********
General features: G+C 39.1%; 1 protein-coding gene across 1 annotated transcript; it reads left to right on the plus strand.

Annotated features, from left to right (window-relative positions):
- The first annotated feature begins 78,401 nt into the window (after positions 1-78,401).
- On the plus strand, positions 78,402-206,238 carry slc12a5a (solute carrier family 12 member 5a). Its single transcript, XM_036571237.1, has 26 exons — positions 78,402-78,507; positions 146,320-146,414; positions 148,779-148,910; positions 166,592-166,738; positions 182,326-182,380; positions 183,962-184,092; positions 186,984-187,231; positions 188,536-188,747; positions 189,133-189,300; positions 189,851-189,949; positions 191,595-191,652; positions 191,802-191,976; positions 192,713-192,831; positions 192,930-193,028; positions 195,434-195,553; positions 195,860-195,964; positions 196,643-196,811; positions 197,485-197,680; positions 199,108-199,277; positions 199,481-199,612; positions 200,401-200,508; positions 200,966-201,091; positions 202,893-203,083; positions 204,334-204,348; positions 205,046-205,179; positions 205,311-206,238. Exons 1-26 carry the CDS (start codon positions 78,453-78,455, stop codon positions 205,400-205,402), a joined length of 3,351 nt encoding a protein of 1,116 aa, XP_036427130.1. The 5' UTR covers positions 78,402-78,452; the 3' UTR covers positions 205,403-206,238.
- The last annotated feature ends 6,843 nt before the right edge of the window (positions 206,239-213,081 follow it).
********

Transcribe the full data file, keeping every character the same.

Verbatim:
General features: G+C 39.1%; 1 protein-coding gene across 1 annotated transcript; it reads left to right on the plus strand.

Annotated features, from left to right (window-relative positions):
- The first annotated feature begins 78,401 nt into the window (after positions 1-78,401).
- On the plus strand, positions 78,402-206,238 carry slc12a5a (solute carrier family 12 member 5a). Its single transcript, XM_036571237.1, has 26 exons — positions 78,402-78,507; positions 146,320-146,414; positions 148,779-148,910; positions 166,592-166,738; positions 182,326-182,380; positions 183,962-184,092; positions 186,984-187,231; positions 188,536-188,747; positions 189,133-189,300; positions 189,851-189,949; positions 191,595-191,652; positions 191,802-191,976; positions 192,713-192,831; positions 192,930-193,028; positions 195,434-195,553; positions 195,860-195,964; positions 196,643-196,811; positions 197,485-197,680; positions 199,108-199,277; positions 199,481-199,612; positions 200,401-200,508; positions 200,966-201,091; positions 202,893-203,083; positions 204,334-204,348; positions 205,046-205,179; positions 205,311-206,238. Exons 1-26 carry the CDS (start codon positions 78,453-78,455, stop codon positions 205,400-205,402), a joined length of 3,351 nt encoding a protein of 1,116 aa, XP_036427130.1. The 5' UTR covers positions 78,402-78,452; the 3' UTR covers positions 205,403-206,238.
- The last annotated feature ends 6,843 nt before the right edge of the window (positions 206,239-213,081 follow it).